Secretary of State Tony Blinken announced Friday that the United States formally rejoined the Paris climate agreement, arguing it will "help us all avoid catastrophic planetary warming" and "build resilience" around the world.
The largely symbolic act comes as the Biden administration has quickly moved to reverse the energy policies of former President Donald Trump -- including revoking the Keystone XL pipeline permit. President Biden has also signed executive actions to eliminate federal subsidies for oil and other fossil fuels and moved to halt new oil and gas leases on federal lands and waters.
Blinken, in a statement Friday, described the agreement as an "unprecedented framework for global action."
"We know because we helped design it and make it a reality," he said. "Its purpose is both simple and expansive: to help us all avoid catastrophic planetary warming and to build resilience around the world to the impacts from climate change we already."
Republicans have pushed back at the action.
"By rejoining the Paris Climate Agreement, President Biden indicates he’s more interested in the views of the citizens of Paris than in the jobs of the citizens of Pittsburgh," Texas Sen. Ted Cruz tweeted last month. "This agreement will do little to affect the climate and will harm the livelihoods of Americans."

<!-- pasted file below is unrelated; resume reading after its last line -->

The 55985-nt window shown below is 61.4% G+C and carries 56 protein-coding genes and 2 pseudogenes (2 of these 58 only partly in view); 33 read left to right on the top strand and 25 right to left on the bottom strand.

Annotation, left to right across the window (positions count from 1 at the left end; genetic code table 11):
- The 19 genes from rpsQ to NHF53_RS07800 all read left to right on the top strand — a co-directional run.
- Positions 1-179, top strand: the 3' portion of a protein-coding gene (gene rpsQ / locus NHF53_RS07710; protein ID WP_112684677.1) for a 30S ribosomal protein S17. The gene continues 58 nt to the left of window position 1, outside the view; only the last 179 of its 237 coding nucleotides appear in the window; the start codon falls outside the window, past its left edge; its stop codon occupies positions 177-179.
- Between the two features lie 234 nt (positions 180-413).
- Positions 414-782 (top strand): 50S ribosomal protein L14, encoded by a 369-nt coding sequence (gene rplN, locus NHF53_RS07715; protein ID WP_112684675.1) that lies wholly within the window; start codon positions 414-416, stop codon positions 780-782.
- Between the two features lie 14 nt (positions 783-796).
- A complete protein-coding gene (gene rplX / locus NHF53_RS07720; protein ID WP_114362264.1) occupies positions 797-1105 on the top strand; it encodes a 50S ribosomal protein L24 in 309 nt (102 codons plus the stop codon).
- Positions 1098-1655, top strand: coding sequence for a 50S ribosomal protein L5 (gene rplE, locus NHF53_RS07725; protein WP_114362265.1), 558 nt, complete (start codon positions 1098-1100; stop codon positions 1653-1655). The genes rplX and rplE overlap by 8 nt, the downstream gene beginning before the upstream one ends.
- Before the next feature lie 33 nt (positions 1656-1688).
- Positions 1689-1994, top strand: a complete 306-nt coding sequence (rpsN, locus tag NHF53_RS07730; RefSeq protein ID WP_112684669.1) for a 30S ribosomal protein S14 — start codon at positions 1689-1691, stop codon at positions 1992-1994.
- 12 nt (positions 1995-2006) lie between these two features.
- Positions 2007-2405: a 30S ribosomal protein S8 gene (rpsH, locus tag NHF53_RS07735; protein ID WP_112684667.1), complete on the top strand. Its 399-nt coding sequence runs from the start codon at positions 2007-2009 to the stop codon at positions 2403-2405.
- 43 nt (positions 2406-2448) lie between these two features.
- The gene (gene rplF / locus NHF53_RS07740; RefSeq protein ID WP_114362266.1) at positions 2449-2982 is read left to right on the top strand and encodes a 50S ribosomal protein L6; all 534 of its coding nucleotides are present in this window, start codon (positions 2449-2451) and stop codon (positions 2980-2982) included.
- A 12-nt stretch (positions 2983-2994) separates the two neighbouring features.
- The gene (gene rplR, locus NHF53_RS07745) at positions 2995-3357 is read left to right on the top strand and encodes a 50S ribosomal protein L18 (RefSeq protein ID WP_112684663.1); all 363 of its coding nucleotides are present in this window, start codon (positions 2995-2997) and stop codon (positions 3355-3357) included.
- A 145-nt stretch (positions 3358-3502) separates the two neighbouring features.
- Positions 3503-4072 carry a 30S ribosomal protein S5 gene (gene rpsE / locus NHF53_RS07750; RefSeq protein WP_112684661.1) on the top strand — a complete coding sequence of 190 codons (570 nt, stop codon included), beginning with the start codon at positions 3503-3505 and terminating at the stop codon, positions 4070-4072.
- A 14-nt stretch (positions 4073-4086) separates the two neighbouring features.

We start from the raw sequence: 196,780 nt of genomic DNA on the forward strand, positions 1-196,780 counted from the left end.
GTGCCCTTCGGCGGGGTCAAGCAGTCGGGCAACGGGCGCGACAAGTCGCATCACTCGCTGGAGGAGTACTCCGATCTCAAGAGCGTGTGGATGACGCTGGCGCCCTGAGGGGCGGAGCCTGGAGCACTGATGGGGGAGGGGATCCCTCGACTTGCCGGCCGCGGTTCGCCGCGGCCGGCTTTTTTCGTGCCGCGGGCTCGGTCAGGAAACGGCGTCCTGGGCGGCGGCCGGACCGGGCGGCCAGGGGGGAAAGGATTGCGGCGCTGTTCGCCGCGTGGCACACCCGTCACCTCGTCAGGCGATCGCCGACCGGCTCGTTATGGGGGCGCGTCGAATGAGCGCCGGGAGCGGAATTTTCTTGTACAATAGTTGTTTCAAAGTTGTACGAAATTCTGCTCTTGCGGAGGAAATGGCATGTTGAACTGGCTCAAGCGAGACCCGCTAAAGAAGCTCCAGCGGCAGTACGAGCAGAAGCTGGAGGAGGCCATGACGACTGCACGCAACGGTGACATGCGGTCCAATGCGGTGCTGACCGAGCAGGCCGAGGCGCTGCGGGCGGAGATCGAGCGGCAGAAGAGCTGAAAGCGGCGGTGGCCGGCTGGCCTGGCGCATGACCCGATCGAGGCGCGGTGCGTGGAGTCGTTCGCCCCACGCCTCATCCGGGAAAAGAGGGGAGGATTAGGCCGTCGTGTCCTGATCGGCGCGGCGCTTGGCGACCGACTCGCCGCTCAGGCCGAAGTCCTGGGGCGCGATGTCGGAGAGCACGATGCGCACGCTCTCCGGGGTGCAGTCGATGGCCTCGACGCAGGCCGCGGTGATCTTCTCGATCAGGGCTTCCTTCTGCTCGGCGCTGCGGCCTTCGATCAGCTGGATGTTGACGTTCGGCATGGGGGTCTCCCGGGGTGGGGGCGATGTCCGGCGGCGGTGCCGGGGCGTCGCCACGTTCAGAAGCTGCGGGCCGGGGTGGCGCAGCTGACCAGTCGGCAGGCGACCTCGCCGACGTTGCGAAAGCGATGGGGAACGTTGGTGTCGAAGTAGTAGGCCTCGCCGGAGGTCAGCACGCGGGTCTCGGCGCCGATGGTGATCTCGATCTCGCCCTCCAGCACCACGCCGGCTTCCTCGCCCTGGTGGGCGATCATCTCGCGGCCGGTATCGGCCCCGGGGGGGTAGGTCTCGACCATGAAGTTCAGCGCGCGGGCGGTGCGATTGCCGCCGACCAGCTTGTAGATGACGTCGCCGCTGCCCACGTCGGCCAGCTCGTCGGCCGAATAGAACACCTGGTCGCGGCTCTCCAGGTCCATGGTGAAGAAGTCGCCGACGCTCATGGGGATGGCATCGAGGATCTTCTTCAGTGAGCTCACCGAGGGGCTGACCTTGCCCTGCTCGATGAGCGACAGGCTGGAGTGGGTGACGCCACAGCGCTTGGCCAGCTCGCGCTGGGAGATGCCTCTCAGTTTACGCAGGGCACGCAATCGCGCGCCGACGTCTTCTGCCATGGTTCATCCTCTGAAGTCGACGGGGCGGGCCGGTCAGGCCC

Biden, on his first day in office, signed papers to rejoin the Paris climate accord. The Trump administration officially left the agreement last year. The Paris Agreement was a global pact created during the Obama administration to combat climate change.
Blinken, on Friday, said "as momentous" as the United States’ first joining was in 2016, and as "momentous as our rejoining is today—what we do in the coming weeks, months, and years is even more important."
Blinken said Americans will "continue to see" the Biden administration "weaving climate change into our most important bilateral and multilateral conversations on all levels" and asking global partners to discuss ways to "do more together."